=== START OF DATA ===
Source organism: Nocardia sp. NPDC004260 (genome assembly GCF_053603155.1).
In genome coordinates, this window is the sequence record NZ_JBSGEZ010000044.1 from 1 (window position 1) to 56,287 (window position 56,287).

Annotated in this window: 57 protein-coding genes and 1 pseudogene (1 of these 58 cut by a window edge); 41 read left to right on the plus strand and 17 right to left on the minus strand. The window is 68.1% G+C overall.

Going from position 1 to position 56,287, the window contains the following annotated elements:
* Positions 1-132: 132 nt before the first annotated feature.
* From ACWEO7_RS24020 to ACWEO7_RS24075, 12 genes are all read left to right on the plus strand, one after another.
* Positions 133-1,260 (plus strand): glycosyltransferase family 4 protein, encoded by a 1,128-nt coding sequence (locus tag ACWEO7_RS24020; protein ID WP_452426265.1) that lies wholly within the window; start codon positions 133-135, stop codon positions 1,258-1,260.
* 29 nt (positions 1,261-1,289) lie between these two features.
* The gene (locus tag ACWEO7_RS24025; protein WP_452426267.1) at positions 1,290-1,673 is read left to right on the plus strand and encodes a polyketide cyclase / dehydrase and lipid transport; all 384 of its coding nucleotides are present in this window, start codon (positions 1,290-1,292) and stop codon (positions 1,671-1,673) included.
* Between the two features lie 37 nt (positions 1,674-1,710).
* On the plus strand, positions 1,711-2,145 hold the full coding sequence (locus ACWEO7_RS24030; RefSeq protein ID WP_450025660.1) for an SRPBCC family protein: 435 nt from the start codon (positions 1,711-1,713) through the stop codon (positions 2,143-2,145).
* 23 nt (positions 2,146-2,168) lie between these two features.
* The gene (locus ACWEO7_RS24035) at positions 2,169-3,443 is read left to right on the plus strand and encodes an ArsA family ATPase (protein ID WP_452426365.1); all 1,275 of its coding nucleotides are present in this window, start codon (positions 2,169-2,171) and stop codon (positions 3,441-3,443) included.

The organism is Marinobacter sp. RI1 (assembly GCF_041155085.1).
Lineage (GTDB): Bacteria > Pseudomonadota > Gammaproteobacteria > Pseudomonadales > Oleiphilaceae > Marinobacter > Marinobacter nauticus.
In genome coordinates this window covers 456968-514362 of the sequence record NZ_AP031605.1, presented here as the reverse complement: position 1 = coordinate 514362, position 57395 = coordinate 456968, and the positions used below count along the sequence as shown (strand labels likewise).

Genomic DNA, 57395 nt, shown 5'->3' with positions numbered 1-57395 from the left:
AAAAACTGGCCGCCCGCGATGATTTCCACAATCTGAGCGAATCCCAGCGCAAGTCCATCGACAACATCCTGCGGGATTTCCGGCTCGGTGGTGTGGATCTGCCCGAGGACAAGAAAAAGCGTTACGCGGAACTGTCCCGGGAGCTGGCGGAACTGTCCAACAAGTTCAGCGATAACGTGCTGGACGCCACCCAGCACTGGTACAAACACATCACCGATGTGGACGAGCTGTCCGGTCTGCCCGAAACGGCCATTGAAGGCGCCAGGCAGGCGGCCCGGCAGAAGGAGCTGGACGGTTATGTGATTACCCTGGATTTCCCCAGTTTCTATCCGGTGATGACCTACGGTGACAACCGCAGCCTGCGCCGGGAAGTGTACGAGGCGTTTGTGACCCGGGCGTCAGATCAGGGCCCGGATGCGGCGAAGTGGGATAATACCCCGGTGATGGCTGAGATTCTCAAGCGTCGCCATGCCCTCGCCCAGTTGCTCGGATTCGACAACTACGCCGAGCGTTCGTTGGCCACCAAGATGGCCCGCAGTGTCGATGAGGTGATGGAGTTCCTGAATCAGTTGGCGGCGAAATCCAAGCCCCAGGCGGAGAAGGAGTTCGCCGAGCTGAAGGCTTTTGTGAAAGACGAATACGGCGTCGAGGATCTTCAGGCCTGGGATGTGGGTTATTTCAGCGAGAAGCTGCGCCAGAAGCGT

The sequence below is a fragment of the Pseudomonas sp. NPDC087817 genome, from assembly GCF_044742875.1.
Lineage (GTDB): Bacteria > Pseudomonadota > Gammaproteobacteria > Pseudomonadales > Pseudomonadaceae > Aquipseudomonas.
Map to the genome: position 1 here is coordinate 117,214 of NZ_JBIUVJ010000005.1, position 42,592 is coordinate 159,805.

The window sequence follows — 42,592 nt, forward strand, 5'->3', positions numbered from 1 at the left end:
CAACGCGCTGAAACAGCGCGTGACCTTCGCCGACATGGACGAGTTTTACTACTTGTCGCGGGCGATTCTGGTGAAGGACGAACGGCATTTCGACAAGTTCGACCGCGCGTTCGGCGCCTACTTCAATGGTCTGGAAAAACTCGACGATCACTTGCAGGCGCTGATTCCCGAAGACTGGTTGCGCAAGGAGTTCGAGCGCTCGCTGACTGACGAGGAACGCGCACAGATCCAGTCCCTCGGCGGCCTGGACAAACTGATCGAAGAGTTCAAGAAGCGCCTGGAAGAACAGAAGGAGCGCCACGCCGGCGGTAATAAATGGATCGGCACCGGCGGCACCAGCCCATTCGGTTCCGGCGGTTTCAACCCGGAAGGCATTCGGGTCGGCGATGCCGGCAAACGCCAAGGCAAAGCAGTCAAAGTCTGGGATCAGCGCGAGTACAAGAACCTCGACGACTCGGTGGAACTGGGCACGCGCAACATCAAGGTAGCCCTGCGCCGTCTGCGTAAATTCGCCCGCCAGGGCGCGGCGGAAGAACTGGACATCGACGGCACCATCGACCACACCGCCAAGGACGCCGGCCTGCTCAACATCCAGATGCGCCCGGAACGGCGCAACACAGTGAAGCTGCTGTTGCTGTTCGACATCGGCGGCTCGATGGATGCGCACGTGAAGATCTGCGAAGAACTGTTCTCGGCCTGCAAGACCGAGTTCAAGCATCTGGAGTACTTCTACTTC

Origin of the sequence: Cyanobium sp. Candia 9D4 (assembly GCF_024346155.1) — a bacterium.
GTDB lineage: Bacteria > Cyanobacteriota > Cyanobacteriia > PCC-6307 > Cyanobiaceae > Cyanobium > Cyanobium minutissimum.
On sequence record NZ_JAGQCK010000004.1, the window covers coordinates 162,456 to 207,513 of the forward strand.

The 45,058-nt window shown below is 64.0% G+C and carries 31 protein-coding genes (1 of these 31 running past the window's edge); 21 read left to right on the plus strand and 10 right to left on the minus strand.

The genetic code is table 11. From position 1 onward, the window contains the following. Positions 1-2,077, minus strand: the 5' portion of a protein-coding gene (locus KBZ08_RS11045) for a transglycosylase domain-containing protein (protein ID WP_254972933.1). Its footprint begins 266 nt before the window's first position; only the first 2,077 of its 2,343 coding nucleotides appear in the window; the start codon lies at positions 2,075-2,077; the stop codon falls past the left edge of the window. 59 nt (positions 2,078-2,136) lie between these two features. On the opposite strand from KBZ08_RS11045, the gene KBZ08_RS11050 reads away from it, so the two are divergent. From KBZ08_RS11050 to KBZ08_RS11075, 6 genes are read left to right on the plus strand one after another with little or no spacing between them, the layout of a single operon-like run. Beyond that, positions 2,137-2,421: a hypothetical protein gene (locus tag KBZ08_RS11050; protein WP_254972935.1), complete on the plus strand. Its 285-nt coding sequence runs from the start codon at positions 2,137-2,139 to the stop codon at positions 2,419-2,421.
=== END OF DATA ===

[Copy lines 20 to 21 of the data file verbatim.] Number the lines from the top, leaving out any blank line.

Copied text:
Lineage (GTDB): Bacteria > Pseudomonadota > Gammaproteobacteria > Pseudomonadales > Pseudomonadaceae > Aquipseudomonas.
Map to the genome: position 1 here is coordinate 117,214 of NZ_JBIUVJ010000005.1, position 42,592 is coordinate 159,805.